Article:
Science and Technology (EASST). In case the workshop receives external funding from a
second grant applied for we will be able to partially cover transport and accommodation.
The workshop is co-organised by the “Labor Sozialanthropologische Wissenschafts- und
Technikforschung (STS)” at the Institute for European Ethnology (Humboldt University Berlin,
Germany) and the Experimental Techno-Humanities and Organisational Services lab (IT
University of Copenhagen, Denmark).
Barad, Karen. 2007. Meeting the Universe halfway: Quantum Physics and the Entanglement of Matter and Meaning:
Duke University Press.
Bowker, Geoffrey C., and Susan Leigh Star. 1999. Sorting Things Out: Classification and Its Consequences.
Cambridge (MA)/London: MIT Press.
Farías, Ignacio. 2016. "A collaborative turn in STS?" EASST Review 35(1).
Greiffenhagen, Christian, Michael Mair, and Wes Sharrock. 2011. "From Methodology to Methodography: A Study of
Qualitative and Quantitative Reasoning in Practice." Methodological Innovations Online 6(3):93-107.
Greiffenhagen, Christian, Michael Mair, and Wes Sharrock. 2015. "Methodological Troubles as Problems and
Phenomenona: Ethnomethodology and the Question of ‘Method’ in the Social Sciences." British Journal of
Sociology 66(3):460485.
Kasper, Gabriele, and Steven J Ross. 2017. "The Social Life of Methods: Introducing the Special Issue." Applied
Linguistics Review:1-12.
Kenney, Martha. 2015. “Counting, accounting, and accountability: Helen Verran’s relational empiricism.Social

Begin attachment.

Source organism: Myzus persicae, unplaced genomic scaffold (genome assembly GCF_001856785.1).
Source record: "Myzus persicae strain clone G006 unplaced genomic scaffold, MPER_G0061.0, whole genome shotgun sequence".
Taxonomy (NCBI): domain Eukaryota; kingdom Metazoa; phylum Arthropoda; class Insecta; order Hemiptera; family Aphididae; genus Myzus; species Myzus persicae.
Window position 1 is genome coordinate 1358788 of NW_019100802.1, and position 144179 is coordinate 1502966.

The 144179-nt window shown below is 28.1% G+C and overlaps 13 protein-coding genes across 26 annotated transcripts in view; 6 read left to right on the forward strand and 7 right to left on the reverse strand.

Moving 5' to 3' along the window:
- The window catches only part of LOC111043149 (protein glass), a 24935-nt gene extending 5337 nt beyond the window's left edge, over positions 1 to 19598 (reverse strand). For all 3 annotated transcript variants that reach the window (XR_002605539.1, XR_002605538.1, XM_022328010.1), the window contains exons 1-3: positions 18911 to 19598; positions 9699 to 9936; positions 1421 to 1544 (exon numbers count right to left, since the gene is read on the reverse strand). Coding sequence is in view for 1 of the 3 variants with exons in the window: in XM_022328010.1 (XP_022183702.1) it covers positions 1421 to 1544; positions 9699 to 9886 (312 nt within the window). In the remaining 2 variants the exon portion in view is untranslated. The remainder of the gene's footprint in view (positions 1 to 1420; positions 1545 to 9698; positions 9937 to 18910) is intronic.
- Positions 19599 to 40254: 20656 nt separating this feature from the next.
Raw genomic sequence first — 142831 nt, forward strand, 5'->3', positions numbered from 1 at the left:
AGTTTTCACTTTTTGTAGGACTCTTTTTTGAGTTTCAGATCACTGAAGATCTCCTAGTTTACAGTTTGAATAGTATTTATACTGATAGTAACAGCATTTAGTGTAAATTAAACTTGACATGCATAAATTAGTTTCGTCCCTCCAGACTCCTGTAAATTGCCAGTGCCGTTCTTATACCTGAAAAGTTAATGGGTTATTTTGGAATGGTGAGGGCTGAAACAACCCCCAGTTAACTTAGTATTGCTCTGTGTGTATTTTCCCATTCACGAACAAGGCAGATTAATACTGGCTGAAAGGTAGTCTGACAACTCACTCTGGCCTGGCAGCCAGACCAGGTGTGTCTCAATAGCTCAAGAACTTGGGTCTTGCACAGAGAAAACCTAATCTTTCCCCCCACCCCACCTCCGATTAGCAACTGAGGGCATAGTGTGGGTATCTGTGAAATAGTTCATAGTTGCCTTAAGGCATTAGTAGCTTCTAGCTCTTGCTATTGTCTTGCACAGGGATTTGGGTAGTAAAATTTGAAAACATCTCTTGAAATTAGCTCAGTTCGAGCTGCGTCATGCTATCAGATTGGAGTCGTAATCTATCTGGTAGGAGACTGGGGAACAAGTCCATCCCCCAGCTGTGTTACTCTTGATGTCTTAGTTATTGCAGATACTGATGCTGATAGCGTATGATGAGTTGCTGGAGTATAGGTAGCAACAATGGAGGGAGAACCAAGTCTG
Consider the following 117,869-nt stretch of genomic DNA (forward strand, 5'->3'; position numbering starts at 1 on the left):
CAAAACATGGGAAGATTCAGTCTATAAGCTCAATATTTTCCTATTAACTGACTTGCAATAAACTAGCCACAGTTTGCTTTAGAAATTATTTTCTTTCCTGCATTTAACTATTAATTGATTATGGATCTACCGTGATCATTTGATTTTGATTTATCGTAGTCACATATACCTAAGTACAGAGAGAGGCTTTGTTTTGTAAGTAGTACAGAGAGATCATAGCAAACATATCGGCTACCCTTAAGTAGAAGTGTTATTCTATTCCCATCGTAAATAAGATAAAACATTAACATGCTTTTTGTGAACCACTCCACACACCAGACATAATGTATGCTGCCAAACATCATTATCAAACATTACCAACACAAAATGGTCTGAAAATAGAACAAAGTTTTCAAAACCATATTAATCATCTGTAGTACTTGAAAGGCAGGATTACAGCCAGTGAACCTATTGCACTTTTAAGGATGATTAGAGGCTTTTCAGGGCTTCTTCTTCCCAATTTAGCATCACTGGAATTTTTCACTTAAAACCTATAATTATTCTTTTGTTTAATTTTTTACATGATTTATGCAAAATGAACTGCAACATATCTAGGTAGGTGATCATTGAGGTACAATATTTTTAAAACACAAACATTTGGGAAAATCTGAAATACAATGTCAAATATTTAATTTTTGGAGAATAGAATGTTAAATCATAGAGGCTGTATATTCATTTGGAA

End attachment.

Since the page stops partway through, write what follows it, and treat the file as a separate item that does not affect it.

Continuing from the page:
Studies of Science 45(5):749–771.
Knorr-Cetina, Karin. 1999. Epistemic Culture. How the sciences make knowledge. Chicago: Chicago University Press.
Latour, Bruno. 1988 [1993]. The Pasteurization of France. Cambridge Mass.: Harvard University Press.
Latour, Bruno, and Steve Woolgar. 1979. Laboratory Life: The Construction of Scientific Facts: Princeton University
Law, John. 2004. After Method: Mess in Social Science Research. London: Routledge.
Law, John, and Evelyn Ruppert. 2013. "The Social Life of Methods: Devices." Journal of Cultural Economy 6(3):229-
Law, John, Evelyn Ruppert, and Mike Savage. 2011. "The Double Social Life of Methods." CRESC Working Paper
Series No. 95.
Lury, Celia, and Nina Wakeford. 2012. Inventive methods: The Happening of the Social. London: Routledge.
Niewöhner, Jörg. 2016. "Co-Laborative Anthropology: Crafting Reflexivities Experimentally [Finnish Translation]." In
Ethnologinen Tulkinta Ja Analyysi. Kohti Avoimempaa Tutkimusprosessia, edited by Jukka Jouhki and Tytti
Steel, 81-125. Helsinki: Ethnos.
Star, Susan Leigh. 1999. "The Ethnography of Infrastructure." American Behavioral scientist 43(3):377-391.
Star, Susan Leigh, and Geoffrey C Bowker. 2006. "How to infrastructure." In Handbook of New Media: Social Shaping
and Social Consequences of ICTs, edited by Leah A Lievrouw and Sonia Livingstone, 230-245. London:
Suchman, Lucy. 2012. "Configuration." In Inventive Methods: The Happening of the Social, edited by Celia Lury and
Nina Wakeford, 48-60. London: Routledge.
ResearchGate has not been able to resolve any citations for this publication.